Crying Uncle

There are days when the universe forces you to feel All.The.Shit. Every little bit. You’re thinking, “Oh, my god. I’m so fucking healed. Look at how capable I am of being normal.” But something comes along and breaks your toes, twists your arm behind your back, urges you to cry “uncle.” It reminds you: Oh, sweetie. You ain’t even close to being fixed. Here. Let me put this noun in front of you.

Person

place

thing

…whatever

You’re so hungry you’ll eat it up. We all eat lies when we’re starving.

Infatuation

Desperation

Trepidation  

Let me give you a taste of what happiness could feel like. If you were normal.

The illusion

Your delusion

Your fucked up, messy life’s infusion

of chaos  

You’ll never be full. You avoided friction. Couldn’t fix your little girl’s addiction.  And now you’ll try to heal the pain with literally anything.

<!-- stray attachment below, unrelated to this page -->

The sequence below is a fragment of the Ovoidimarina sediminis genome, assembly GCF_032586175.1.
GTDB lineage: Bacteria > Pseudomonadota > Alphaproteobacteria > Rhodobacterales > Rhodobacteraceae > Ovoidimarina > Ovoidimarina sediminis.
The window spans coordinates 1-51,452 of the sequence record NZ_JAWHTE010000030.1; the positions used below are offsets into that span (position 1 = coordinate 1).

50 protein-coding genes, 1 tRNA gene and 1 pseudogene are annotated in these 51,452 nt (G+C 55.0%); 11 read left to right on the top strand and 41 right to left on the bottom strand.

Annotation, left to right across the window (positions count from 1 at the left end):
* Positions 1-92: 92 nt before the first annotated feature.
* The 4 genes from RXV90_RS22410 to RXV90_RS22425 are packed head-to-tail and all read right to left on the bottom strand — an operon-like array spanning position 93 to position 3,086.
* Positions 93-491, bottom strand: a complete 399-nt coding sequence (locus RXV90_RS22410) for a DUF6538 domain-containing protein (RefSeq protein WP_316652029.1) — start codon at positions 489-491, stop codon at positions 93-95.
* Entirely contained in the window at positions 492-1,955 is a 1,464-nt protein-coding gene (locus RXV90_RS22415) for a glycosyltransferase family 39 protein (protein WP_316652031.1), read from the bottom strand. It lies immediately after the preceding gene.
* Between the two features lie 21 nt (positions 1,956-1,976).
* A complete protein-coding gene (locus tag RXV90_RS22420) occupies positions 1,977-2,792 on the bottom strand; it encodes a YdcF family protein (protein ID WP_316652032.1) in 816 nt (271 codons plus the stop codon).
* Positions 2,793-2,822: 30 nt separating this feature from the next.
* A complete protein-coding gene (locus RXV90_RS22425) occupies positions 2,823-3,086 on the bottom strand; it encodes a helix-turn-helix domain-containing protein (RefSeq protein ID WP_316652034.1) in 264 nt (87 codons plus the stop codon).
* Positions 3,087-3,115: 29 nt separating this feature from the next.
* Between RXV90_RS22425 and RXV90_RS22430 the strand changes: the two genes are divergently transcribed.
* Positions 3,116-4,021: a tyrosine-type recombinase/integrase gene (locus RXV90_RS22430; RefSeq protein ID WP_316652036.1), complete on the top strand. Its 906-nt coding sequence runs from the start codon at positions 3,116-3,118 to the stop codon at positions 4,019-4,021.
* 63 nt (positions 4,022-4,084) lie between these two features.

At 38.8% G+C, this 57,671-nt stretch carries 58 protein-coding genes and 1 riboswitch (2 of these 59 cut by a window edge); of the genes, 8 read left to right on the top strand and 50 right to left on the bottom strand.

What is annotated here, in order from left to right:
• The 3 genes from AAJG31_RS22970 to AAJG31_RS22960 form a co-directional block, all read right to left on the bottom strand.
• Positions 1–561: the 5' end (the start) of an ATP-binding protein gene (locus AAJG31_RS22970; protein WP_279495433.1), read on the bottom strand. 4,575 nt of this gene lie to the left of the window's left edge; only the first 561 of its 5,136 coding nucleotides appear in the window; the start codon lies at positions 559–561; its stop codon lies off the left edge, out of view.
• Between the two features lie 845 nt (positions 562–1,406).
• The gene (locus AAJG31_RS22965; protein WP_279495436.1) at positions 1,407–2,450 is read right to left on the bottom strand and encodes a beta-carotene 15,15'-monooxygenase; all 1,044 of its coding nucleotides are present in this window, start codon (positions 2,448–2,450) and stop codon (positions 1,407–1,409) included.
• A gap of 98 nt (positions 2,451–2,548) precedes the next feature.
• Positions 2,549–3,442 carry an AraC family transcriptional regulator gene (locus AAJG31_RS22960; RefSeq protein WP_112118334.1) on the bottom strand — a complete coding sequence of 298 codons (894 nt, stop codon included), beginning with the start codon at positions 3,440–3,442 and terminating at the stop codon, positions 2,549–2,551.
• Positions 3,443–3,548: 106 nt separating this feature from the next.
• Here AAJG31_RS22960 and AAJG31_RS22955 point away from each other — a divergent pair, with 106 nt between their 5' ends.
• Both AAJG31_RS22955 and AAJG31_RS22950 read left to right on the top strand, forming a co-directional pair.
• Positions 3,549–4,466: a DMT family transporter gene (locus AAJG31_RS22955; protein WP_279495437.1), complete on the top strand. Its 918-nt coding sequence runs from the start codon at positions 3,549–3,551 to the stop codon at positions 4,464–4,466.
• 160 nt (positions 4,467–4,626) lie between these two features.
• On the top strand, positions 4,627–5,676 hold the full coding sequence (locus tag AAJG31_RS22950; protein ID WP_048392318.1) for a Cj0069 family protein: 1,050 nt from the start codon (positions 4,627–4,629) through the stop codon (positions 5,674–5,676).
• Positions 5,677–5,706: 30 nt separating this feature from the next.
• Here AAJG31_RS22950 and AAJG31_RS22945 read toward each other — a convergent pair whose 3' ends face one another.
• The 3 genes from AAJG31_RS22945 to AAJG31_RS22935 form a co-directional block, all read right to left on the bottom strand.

Sell it

Build it

Decorate it

Eat it

Drink it

Fuck it

Divorce it

Shampoo

Rinse

Repeat

Rest your head, mama. Take a break. Dry your pillow. Sleep. Dream of a do-over. You can’t fix this. Grief requires your full attention.

You will survive this. What is normal anyway? You are a goddess. It was not your fault.

~ Jen Troyer, May 2020

Author: The Green Dragon Lady

Jen is a Digital Nomad, Business Owner and aspiring Wordsmith. Jen splits her time 90% in Thailand and 10% in Seattle. She’s a tattooed eco-warrior, traveler, mom, vegetarian, diver, pool hall junkie, political loud mouth, and advocate for women and animals. As a highly functional person living with OCD most of her life, she channels that energy through spreadsheets (so many!), living in her happy place (Thailand), caring for animals (including rescued elephants), spending quality time with friends and family, listening to live music, and being passionately outspoken about what matters to her. Jen owns an eco-friendly house cleaning company in Seattle and loves teaching people how to do anything in the most environmentally and socially responsible way possible. Whether it’s the food we put in our bodies, the cleaning products and supplies we use in our homes, or the businesses we frequent, there’s always a responsible solution. She believes every dollar spent is a vote for something. Where you spend has a big impact.